A facile strategy for the assay of target miRNA using fluorescent silver nanoclusters (AgNCs) has been described. Due to the preferable interaction between cytosine residues and Ag(+), a short cytosine-rich oligonucleotide (ODN) with only six bases 5'-TCCCCC-3' served as an efficient scaffold for the creation of the AgNCs. The AgNCs displayed a bright red emission when excited at 545nm. Such ODN base-stabilized AgNCs have been exploited for miRNA sensing. Overhangs of TCC at the 5' end (5'-TCC) and CCC at the 3' end (CCC-3') (denoted as 5'-TCC/CCC-3') appended to the hairpin ODN probe which also contains recognition sequences for target miRNA were included. Interestingly, the AgNCs/hairpin ODN probe showed similar spectral properties as that templated by 5'-TCCCCC-3'. The formation of the hairpin ODN probe/miRNA duplex separated the 5'-TCC/CCC-3' overhangs, thus disturbing the optical property or structure of the AgNCs. As a result, fluorescence quenching of the AgNCs/hairpin ODN probe was obtained, which allows for facile determination of target miRNA. The proposed method is simple and cost-effective, holding great promise for clinical applications.

  14. Probing the relation between protein-protein interactions and DNA binding for a linker mutant of the bacterial nucleoid protein H-NS.

    PubMed

    Giangrossi, Mara; Wintraecken, Kathelijne; Spurio, Roberto; de Vries, Renko

    2014-02-01

    We have investigated the relationship between oligomerization in solution and DNA binding for the bacterial nucleoid protein H-NS. This was done by comparing oligomerization and DNA binding of H-NS with that of a H-NS D68V-D71V linker mutant. The double linker mutation D68V-D71V, that makes the linker significantly more hydrophobic, leads to a dramatically enhanced and strongly temperature-dependent H-NS oligomerization in solution, as detected by dynamic light scattering. The DNA binding affinity of H-NS D68V-D71V for the hns promoter region is lower and has stronger temperature dependence than that of H-NS. DNase I footprinting experiments show that at high concentrations, regions protected by H-NS D68V-D71V are larger and less defined than for H-NS. In vitro transcription assays show that the enhanced protection also leads to enhanced transcriptional repression. Whereas the lower affinity of the H-NS D68V-D71V for DNA could be caused by competition between oligomerization in solution and oligomerization on DNA, the larger size of protected regions clearly confirms the notion that cooperative binding of H-NS to DNA is related to protein-protein interactions. These results emphasize the relative contributions of protein-protein interactions and substrate-dependent oligomerization in the control of gene repression operated by H-NS.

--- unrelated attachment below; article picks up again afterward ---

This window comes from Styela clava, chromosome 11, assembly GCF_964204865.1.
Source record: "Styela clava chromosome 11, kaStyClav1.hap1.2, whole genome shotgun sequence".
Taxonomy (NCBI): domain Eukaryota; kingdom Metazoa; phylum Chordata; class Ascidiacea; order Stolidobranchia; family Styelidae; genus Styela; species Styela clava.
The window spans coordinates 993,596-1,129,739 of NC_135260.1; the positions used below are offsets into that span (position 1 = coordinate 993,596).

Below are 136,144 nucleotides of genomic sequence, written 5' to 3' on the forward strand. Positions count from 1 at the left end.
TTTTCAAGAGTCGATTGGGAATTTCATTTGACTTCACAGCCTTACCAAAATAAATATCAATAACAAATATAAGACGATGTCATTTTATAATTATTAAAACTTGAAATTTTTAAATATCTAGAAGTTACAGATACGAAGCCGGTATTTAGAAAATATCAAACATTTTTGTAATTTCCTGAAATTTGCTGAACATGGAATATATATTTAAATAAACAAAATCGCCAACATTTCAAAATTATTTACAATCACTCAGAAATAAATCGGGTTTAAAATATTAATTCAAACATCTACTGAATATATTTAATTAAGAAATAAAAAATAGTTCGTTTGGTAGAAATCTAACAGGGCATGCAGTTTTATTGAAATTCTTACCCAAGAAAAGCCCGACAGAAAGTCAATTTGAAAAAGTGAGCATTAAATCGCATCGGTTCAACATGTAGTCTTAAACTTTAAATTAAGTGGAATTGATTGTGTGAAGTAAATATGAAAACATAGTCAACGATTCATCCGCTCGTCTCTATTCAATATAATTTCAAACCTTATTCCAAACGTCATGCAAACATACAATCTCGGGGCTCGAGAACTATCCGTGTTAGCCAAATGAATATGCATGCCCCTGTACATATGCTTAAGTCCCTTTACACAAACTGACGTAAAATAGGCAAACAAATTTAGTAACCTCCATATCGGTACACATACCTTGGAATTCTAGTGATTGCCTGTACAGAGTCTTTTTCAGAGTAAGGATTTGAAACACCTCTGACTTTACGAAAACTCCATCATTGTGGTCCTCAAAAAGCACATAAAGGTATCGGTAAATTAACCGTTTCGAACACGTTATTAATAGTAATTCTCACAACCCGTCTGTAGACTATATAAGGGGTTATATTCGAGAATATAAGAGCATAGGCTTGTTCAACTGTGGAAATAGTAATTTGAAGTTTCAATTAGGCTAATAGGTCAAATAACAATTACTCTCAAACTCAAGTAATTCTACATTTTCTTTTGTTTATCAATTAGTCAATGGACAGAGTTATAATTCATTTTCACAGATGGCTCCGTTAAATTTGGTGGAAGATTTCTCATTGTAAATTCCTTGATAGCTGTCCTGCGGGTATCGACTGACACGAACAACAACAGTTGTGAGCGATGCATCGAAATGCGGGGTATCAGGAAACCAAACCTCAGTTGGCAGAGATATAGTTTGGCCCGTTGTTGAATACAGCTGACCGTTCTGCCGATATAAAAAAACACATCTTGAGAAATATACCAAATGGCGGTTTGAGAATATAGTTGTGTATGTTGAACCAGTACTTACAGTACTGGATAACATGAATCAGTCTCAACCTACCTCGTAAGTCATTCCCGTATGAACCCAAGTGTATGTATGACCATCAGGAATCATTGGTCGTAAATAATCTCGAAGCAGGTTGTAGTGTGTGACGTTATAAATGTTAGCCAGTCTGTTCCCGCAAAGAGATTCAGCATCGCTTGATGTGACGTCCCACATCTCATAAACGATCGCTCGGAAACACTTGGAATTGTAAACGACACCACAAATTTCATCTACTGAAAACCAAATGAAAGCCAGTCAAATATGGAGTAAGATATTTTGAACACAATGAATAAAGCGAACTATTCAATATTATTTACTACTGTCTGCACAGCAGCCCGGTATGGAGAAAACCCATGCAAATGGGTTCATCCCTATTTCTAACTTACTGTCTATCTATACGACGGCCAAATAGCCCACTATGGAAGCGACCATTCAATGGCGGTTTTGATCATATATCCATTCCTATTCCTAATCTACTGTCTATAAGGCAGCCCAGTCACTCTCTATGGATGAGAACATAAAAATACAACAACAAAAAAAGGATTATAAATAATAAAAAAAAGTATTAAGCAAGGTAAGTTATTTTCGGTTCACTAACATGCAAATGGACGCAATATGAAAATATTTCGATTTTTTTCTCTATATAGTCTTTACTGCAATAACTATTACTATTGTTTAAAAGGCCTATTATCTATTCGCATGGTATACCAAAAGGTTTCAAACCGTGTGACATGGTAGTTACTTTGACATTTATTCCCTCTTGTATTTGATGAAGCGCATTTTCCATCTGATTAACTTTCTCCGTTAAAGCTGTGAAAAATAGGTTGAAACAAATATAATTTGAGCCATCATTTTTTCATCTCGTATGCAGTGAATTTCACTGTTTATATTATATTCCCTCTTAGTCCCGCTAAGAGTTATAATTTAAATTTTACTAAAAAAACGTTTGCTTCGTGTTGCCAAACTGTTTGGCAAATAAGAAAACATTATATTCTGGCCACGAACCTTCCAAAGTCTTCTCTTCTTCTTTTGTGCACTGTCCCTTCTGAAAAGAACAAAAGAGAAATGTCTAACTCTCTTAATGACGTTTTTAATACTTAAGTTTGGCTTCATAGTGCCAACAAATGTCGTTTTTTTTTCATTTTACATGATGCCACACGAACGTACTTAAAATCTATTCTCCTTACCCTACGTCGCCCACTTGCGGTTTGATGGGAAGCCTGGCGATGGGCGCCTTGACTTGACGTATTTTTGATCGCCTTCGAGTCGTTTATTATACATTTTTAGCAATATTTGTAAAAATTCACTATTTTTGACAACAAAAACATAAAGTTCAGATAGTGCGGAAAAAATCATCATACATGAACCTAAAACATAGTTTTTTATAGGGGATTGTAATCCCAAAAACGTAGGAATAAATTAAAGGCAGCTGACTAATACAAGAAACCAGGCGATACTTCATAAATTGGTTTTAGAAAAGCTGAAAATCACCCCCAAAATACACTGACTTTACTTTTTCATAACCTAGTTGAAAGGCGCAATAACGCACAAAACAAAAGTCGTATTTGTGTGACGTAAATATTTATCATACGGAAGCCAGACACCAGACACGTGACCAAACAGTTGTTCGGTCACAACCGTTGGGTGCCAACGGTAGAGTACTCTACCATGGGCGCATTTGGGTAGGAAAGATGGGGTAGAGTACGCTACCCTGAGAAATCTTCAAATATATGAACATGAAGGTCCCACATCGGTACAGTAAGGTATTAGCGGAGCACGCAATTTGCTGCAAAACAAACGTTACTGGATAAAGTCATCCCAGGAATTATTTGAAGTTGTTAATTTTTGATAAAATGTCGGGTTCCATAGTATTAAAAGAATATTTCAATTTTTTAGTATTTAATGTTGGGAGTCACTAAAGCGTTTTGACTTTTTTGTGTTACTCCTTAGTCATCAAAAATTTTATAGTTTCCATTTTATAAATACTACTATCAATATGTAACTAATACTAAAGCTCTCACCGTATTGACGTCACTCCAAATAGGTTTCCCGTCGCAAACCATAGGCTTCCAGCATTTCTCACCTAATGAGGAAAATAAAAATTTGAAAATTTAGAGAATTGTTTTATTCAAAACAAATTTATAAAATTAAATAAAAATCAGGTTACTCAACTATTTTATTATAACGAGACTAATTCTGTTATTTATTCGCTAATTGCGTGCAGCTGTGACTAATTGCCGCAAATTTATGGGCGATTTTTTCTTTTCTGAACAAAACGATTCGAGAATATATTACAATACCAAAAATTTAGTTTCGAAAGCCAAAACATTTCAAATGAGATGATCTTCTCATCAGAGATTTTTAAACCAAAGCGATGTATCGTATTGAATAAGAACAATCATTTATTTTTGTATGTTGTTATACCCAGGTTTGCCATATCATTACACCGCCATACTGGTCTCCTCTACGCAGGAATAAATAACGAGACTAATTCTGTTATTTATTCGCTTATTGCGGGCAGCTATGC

15. Peptide nucleic acid probes with charged photocleavable mass markers

    PubMed Central

    Ball, Rachel J; Green, Philip S; Gale, Nittaya; Langley, G John

    2010-01-01